Rabbi Moshe TravitskyThe writer founded the Bensalem Jewish Outreach Center outside Philadelphia and serves as Rosh Kollel of the Bensalem Community Kollel.
Passover is the holiday of freedom. In the prayers of the holiday we call Passover zman chairusainu (the time of our freedom). In the maariv (evening) service that we say every night, we mention that Hashem took us out of Egypt at this time lchairus olam – for eternal freedom.
This coming Monday night we will gather with family and friends, as we mark the most celebrated Jewish occasion of the year – the seder.
Yet, as thinking people, we have to ask ourselves, what does this message of freedom mean to me? Certainly there are people in this world who are slaves, who are denied physical freedom – but there were Jews who celebrated a seder in the most challenging of circumstances – when they certainly had no freedom.
What of those heroes and heroines who recited the Haggadah in the Nazi concentration camps? Were they celebrating freedom there?
Rabbi Shlomo Wolbe ztl, described a whole different aspect of freedom. We all have areas in life that we know we should change – but we tell ourselves, “right now I can’t”. Whether it’s a challenge to put on tefillin daily, to quit smoking, to give up soft drinks, or to stop speaking lashon hara (derogatory speech) about others, we all have things that we want to change – but… Rabbi Wolbe explained, that the minute we use that word but our freedom has been compromised.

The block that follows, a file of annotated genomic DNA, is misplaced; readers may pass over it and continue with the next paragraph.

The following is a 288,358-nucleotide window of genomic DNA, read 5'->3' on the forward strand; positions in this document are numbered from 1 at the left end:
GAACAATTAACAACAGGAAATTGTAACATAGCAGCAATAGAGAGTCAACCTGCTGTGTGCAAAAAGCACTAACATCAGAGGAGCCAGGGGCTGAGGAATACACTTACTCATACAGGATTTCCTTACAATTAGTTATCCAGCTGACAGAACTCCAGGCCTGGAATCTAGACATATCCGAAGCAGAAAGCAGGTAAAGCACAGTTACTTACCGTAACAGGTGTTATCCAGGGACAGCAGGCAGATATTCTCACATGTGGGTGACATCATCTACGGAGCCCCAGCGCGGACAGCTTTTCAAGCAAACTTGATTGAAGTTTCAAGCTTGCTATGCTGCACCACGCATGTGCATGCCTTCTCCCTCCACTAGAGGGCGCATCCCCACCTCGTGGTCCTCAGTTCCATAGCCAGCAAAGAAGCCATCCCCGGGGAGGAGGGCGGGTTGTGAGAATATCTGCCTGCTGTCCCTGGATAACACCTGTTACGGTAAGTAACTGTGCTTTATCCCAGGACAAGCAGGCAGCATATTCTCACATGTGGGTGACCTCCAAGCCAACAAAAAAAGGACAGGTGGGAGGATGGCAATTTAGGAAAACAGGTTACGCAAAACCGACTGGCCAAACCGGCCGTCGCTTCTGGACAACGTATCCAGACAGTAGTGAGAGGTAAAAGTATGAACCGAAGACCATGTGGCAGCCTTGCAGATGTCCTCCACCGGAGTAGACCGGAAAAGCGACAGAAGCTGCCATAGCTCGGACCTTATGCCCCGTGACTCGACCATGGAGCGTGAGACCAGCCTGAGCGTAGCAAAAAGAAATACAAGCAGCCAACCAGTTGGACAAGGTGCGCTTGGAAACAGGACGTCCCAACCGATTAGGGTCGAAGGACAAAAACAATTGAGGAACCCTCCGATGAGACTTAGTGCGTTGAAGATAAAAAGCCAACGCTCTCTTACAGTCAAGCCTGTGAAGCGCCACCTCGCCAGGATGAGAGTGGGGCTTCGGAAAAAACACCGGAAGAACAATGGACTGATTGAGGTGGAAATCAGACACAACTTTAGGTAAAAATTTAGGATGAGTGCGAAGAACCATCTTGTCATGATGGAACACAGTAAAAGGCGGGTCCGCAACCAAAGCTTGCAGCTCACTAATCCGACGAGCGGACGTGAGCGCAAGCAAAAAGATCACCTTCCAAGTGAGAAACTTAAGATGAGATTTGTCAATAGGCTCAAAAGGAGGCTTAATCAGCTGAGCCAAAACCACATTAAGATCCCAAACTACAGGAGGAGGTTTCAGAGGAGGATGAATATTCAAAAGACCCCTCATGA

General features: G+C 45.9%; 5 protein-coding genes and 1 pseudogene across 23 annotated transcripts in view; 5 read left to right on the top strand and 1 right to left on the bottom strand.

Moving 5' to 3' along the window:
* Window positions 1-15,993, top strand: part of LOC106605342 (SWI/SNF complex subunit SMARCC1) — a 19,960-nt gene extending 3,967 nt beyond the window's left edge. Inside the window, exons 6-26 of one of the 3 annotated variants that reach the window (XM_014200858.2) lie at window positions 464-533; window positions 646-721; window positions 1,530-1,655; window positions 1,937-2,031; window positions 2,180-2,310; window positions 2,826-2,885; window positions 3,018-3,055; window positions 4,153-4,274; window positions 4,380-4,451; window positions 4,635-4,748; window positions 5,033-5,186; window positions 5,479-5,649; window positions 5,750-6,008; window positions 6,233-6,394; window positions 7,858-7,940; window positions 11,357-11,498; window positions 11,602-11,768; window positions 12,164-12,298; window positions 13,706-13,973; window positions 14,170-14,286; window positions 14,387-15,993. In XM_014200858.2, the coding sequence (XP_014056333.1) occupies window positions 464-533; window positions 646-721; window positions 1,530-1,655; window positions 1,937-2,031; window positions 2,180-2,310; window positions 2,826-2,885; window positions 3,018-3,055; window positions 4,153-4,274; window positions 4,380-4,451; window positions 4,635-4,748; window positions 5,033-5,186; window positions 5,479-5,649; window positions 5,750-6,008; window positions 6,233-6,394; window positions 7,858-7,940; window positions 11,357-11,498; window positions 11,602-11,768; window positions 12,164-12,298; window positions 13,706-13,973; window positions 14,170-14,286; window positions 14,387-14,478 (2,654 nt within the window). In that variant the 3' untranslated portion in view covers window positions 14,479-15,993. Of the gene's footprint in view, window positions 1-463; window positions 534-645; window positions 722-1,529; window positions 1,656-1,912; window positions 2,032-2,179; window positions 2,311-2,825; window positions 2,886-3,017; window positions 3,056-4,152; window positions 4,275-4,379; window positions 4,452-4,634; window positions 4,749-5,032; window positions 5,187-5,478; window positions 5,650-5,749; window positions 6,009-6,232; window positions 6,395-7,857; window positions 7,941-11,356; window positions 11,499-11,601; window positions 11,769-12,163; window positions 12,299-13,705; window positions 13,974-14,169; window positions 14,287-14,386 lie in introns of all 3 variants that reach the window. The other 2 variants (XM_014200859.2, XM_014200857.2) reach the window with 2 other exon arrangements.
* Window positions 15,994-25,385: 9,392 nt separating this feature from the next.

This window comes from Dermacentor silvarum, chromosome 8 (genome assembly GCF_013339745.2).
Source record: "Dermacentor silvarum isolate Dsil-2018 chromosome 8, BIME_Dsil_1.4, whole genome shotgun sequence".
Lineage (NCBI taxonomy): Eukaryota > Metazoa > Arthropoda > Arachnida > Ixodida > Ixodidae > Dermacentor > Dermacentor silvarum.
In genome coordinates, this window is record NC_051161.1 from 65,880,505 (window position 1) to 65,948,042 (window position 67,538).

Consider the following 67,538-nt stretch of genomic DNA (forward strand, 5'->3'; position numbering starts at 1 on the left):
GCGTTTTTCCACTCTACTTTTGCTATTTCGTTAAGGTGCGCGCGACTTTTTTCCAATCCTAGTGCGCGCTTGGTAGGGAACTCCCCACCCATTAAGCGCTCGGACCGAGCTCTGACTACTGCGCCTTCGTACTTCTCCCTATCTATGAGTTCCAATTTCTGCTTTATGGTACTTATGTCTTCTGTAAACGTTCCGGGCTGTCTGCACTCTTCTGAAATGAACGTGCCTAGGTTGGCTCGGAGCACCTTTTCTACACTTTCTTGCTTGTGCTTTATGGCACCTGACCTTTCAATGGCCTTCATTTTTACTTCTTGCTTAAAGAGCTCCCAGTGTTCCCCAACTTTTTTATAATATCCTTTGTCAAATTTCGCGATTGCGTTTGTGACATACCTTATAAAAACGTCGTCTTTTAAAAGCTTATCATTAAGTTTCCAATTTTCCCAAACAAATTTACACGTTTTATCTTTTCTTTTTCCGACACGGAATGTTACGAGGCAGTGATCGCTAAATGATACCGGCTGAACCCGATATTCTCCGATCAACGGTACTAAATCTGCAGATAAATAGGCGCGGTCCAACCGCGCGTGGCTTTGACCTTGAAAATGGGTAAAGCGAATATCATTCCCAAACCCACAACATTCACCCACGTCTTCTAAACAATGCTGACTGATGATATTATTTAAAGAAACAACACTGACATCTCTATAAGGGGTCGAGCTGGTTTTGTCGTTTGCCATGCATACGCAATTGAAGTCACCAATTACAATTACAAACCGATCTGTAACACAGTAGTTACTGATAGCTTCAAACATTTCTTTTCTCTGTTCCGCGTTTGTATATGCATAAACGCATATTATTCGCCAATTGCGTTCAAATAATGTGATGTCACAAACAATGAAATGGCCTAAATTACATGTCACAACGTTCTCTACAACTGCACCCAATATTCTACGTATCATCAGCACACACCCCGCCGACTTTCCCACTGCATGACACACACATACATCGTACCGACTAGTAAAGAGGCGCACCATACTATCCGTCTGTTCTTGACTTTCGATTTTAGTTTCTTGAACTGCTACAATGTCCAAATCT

We are saying that we are not free to do what we are supposed to. We are still enslaved to Pharaoh – and to his values.
The freedom that we were given on Passover was not just a freedom from physical tyranny and subjugation. It is a freedom to rise to a challenge and choose, to grow and improve, and to serve our Creator with every fiber of our being.
When we left Egypt, we didn’t only escape a physical bondage of subjugation. We were given the ability to choose to break free from any constrictions that have limited us.
Indeed, Maimonides (Rambam) tells us that Pharaoh and Moses are the two foes that are in each of us. We all have that voice of Pharaoh trying to pull us down, to keep us tied down, and that voice of Moses, trying to lift us up.
The very word Mitzrayim (Egypt) is related to the Hebrew word maitzar which is a boundary, or an area that is confined. On Passover we celebrate that freedom to taste freedom, and to break out of being confined, to find our space and ability to serve Hashem with all our power.
May we all experience real freedom this Passover, and next year be together in Jerusalem!